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Clothing IDs Friends for Military

Wednesday, February 20, 2008

DAYTON, Ohio —  When Taliban forces attacked a police checkpoint in central Afghanistan under dark of night in late 2006, special-operations Master Sgt. Andrew Martin called in air support and then slapped a high-tech cloth-like device on his helmet for protection.

Fresh from labs at Wright-Patterson Air Force Base, the device transmitted light from a powerful light-emitting diode, or LED, that pulsed through a fiber optic bundle, giving off infrared signals visible to pilots wearing night-vision goggles.

"The pilots were able to very quickly pick it up," recalled Martin, who has since retired from the Air Force. "What didn't happen was additional questions from the pilots asking me my location."

The new technology _ called Target Recognition Operator Notification system _ was designed to easily identify friendly forces and avoid casualties from friendly fire.

Martin liked the equipment so much he used it on about 35 missions over six months. He said it is better than strobe lights, which can be mistaken for machine-gun fire, or reflective tape, which is difficult to see from the air.

"U.S. forces have been dogged by the difficulty of finding each other in the fog of battle," said Loren Thompson, a defense analyst with the Lexington Institute in Arlington, Va. "What this new innovation allows is easy identification of friendly forces without helping the enemy do the same thing."

Brian Hunt, an engineer with the Air Force Research Lab, said he and his team were approached in 2004 and asked to develop such a system. Working with Lumitex Inc. of Strongsville, the effort was part of a rapid-reaction program where researchers were given up to $100,000 and one year to come up with a product.

"A lot of different units saw the need for something like this, to be able to clearly determine friend or foe," Hunt said.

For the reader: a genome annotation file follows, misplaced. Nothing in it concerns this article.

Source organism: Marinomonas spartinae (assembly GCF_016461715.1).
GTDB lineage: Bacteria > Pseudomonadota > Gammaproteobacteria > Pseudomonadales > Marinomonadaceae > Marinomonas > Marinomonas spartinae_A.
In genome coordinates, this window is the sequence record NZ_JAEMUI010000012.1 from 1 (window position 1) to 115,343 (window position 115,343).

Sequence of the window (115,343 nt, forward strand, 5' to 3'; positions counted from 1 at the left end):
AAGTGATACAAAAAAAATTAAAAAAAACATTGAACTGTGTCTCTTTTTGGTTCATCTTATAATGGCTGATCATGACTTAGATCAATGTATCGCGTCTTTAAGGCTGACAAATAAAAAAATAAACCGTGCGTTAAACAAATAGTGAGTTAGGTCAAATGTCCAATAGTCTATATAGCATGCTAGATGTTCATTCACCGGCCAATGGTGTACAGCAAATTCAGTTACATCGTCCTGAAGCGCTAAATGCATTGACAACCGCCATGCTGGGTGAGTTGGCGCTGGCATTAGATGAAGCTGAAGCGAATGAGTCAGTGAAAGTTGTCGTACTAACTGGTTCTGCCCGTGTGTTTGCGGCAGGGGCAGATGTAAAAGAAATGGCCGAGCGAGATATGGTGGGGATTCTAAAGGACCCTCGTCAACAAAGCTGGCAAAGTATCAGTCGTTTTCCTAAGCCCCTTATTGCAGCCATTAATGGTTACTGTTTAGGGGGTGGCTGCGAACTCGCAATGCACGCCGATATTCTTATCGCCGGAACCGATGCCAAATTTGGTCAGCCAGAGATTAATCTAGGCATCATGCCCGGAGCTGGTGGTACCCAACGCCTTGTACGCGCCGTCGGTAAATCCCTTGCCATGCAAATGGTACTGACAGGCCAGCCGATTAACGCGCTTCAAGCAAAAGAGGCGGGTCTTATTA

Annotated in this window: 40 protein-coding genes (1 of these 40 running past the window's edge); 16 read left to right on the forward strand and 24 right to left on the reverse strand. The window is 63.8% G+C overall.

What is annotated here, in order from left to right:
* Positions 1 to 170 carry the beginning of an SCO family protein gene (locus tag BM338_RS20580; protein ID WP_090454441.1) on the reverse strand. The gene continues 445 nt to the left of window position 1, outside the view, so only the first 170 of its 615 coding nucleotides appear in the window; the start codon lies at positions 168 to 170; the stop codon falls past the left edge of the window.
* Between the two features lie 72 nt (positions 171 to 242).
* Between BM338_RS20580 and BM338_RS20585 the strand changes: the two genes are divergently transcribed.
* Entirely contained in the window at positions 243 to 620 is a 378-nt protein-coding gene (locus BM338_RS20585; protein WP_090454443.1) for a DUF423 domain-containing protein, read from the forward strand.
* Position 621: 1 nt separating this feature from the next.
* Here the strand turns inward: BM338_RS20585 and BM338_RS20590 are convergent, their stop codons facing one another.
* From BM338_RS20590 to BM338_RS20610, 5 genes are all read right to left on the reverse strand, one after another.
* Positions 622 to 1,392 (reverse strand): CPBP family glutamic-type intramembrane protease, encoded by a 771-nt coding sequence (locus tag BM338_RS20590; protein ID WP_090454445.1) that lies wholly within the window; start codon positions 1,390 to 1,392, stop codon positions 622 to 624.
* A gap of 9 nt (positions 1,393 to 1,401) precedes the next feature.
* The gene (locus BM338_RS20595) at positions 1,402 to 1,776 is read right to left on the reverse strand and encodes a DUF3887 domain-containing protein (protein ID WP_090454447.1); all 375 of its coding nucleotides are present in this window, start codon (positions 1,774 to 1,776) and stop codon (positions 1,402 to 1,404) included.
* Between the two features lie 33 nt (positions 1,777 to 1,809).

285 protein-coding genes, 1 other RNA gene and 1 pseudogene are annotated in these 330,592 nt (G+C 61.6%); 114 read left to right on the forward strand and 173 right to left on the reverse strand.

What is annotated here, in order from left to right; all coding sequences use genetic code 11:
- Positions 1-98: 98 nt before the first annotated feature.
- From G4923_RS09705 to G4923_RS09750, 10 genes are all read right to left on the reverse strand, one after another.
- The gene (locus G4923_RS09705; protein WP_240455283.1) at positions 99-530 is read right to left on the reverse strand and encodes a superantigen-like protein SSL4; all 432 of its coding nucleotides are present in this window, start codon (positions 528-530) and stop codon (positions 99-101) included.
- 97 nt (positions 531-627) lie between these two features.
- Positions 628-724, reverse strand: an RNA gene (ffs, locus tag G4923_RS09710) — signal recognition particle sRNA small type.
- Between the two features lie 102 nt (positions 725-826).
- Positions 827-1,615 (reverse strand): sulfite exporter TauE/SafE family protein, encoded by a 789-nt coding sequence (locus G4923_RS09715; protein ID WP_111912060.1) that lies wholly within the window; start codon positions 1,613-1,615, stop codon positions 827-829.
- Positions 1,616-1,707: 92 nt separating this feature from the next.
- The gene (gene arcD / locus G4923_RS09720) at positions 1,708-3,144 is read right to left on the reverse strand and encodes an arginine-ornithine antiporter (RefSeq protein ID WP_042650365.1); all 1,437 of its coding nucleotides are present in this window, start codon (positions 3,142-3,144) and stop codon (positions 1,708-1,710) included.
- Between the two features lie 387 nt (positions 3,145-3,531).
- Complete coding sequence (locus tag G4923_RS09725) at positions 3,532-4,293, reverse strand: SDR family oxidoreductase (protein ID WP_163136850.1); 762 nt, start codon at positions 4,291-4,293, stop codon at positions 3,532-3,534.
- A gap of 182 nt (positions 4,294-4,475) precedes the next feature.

The group produced 108 prototypes in six months. Each unit costs about $100.

Built in to the nylon-like cloth is a circuit board and a battery pack. The woven nature of the cloth emits light in a controlled way, creating a uniform surface.

The system can run 200 hours on two double-A batteries and weighs less than three ounces. It can be worn on tactical vests, around an arm or mounted to a helmet.

"You can put it anywhere," Hunt said. "It's got Velcro on the back. It sticks to everything."

The circuitry also allows the system to flash at different speeds. That enables pilots to identify different groups of friendly forces and see which group is under attack, which group is trying to circle the enemy, and who the reinforcements are, among other things.

Mike Sedillo, support contractor at the research lab, said he would like to see the system in the hands of all U.S. forces in the battlefield and become standard equipment in air-crew survival kits.

Sedillo said researchers are working to upgrade the system so it will transmit light in other parts of the spectrum, making it more difficult for enemy forces to detect with conventional night vision technology.

"Friendly fire incidents in general are declining, but in counterinsurgency or counter-terror warfare it's much harder to sort out our people from the other side because there are no front lines," Thompson said. "This invention is well-suited to a world in which all the old features of battlefield like secure areas and front lines are missing."

___

On the Net:

Air Force Research Lab: http://www.wpafb.af.mil/AFRL/

Copyright 2008 The Associated Press. All rights reserved. This material may not be published, broadcast, rewritten or redistributed.

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